Online will grow the most in 2015 (13%)  while print declines by 7.9%

Boston, MA – January 20, 2015. Driven by digital, advertising spend in the U.S. is predicted to grow 3.2% in 2015 to $186.6 billion, according to the latest Advertising Forecast from Strategy Analytics.

Digital will be the fastest growing ad format (up 13.0% year-on-year) followed by outdoor (up 4.8%) and cinema advertising (3.4%). Radio (up 1.8%) will also grow faster than TV (1.7%) whilst print will be the only ad format to see a year-on-year decline in revenue (down 7.9%).

Outdoor, cinema and radio are the only formats to grow faster in 2015 than in 2014. Despite this, traditional media revenues, overall, will be 0.2% lower in 2015 than 2014.

“Digital ad growth will be driven mostly by social media (31% growth), video (29%) and mobile (20%), although search will still command nearly 45% of digital ad revenues in 2015,” said Strategy Analytics’ Michael Goodman, co-author of the report.

“Despite digital’s best efforts, the drop in traditional ad revenues means we’ll see fairly modest growth in overall U.S. ad revenues in 2015 and will have to wait for more significant growth in 2016, courtesy of the U.S. presidential elections and summer Olympics.”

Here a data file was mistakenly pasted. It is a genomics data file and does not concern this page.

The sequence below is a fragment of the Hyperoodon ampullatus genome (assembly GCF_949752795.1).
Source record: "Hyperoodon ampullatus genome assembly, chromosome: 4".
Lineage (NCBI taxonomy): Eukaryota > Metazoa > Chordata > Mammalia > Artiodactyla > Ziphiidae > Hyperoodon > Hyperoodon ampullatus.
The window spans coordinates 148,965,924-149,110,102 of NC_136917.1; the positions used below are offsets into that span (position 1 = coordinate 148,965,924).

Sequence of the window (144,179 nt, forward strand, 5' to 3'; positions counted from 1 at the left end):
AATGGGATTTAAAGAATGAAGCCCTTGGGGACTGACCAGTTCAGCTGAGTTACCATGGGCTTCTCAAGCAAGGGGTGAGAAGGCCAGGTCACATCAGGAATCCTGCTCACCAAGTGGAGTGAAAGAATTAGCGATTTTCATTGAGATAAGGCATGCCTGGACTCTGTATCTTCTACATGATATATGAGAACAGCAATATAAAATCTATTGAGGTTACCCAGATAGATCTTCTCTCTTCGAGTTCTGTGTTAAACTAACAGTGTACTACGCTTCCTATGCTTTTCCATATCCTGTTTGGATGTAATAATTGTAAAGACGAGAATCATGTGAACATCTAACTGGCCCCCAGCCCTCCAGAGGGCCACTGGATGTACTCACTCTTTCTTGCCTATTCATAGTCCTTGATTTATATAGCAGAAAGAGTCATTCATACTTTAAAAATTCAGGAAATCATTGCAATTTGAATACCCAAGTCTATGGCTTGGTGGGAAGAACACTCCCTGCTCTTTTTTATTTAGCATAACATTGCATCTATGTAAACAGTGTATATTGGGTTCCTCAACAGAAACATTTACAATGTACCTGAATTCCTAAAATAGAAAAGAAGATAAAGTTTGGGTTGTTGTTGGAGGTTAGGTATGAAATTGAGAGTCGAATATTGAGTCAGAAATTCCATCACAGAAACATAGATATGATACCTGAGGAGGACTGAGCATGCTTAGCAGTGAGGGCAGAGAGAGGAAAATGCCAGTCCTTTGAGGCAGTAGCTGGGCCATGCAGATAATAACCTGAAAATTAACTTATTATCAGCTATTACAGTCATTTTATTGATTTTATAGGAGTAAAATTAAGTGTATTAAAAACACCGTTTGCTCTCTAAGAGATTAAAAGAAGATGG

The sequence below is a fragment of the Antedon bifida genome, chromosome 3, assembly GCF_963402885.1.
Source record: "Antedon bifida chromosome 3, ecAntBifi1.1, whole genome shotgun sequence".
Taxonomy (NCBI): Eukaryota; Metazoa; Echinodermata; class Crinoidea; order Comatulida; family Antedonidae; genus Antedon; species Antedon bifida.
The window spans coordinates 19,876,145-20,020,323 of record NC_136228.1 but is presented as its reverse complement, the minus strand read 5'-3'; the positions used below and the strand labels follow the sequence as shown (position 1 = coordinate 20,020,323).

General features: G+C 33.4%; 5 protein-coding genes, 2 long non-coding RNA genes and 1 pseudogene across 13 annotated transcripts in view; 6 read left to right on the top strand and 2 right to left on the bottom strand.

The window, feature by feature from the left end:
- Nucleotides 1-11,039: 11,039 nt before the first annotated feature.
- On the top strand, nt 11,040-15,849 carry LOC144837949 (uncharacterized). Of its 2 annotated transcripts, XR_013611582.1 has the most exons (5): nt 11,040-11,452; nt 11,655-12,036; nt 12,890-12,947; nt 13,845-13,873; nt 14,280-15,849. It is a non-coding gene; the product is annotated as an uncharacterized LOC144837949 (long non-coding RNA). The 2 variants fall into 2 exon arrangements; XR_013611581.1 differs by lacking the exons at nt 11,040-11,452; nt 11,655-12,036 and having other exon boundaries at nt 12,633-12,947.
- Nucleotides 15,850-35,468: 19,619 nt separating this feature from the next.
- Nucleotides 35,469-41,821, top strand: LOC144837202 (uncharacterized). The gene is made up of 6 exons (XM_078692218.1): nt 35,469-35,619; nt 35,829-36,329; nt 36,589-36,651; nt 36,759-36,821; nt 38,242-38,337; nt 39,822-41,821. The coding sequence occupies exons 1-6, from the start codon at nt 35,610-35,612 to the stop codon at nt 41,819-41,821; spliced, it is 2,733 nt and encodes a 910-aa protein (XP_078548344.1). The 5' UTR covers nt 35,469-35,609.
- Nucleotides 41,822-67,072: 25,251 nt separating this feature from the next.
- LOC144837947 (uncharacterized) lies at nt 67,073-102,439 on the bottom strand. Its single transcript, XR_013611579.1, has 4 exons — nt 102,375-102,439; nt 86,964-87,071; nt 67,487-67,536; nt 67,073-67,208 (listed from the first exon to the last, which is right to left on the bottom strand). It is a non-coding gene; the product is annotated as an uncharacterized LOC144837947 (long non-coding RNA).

Size and share

TV will remain the biggest ad format in 2015, accounting for 42.2% ($78.8bn) of U.S. ad revenues, followed by digital, 28.3% ($52.8bn), and print at 14.9% ($27.9bn). Radio ($17.6bn), outdoor ($8.7bn) and cinema ($0.8bn) will account for the remaining 14.6%.

Compared to 2014, TV’s share will be down -0.6%, digital up 2.5% whilst print’s share will decline 1.8%. Share for the other formats will remain relatively unchanged.

share of us ad spend by media type

Leika Kawasaki, co-author of the report says, “By 2018, TV’s share of ad revenue will fall to 40% whilst digital’s will have grown to 35%. However, TV’s declining share is less about ad dollars flowing out of TV and more about dollars flowing into digital from print and radio. TV networks such as ABC, NBC, MTV and the like will see little, if any, real decline in revenues, just a shift in the source from linear TV ads to online video.

“Print will be the major casualty, falling to $20.3bn by the end of 2018 – less than a third of its 2007 level – accounting for just 10% market share.”

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